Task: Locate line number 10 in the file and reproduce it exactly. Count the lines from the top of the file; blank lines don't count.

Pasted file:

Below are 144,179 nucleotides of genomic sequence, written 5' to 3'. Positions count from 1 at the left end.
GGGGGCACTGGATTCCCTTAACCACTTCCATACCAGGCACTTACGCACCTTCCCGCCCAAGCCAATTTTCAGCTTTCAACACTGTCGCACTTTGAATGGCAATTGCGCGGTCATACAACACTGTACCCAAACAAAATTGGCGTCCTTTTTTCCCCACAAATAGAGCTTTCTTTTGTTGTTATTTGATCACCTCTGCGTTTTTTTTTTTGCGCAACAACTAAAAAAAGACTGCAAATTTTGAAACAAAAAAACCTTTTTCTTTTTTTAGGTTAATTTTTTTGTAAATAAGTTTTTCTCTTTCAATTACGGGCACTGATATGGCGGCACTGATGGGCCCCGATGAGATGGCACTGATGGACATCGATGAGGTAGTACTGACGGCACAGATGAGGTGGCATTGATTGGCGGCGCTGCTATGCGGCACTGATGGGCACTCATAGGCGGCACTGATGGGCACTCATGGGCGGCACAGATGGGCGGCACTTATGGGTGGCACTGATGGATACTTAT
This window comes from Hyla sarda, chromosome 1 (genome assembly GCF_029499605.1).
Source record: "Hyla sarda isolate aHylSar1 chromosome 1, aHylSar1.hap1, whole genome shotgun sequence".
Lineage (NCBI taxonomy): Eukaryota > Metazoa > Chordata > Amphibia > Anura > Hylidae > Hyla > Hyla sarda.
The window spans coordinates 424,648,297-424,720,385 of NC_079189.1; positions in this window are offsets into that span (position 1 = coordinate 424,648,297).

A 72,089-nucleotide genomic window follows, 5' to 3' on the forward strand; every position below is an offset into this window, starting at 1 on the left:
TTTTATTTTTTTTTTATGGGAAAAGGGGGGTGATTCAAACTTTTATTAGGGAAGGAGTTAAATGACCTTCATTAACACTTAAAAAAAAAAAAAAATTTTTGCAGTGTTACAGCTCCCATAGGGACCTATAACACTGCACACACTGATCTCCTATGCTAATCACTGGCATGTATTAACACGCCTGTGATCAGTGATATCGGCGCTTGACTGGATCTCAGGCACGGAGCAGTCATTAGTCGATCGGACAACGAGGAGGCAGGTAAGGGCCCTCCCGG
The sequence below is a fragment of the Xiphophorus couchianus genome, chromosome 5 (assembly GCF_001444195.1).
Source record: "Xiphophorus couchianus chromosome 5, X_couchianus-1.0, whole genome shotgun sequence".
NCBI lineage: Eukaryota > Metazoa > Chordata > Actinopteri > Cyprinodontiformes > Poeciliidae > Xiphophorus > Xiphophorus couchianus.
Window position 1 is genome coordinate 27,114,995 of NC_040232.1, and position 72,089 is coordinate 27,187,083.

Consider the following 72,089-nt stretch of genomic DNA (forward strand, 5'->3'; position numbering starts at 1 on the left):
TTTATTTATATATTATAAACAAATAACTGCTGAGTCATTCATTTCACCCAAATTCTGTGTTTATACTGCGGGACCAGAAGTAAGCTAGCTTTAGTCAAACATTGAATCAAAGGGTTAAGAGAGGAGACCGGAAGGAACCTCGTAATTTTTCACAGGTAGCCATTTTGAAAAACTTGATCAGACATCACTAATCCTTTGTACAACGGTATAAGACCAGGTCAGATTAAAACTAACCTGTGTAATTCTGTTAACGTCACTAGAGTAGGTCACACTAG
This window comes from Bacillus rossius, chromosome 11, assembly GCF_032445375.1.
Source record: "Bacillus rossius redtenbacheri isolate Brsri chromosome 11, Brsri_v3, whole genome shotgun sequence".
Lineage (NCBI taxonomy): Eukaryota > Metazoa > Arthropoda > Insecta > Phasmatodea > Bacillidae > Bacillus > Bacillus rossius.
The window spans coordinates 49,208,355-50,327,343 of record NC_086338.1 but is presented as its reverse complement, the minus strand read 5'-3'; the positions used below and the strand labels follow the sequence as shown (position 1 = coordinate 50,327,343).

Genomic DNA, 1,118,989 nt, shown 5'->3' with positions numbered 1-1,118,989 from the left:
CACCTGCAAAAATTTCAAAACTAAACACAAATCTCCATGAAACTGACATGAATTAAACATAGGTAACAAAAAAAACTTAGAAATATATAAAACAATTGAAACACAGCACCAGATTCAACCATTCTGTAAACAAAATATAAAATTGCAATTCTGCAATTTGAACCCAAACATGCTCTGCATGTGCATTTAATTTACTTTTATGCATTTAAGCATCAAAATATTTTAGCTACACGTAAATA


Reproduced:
Source record: "Xiphophorus couchianus chromosome 5, X_couchianus-1.0, whole genome shotgun sequence".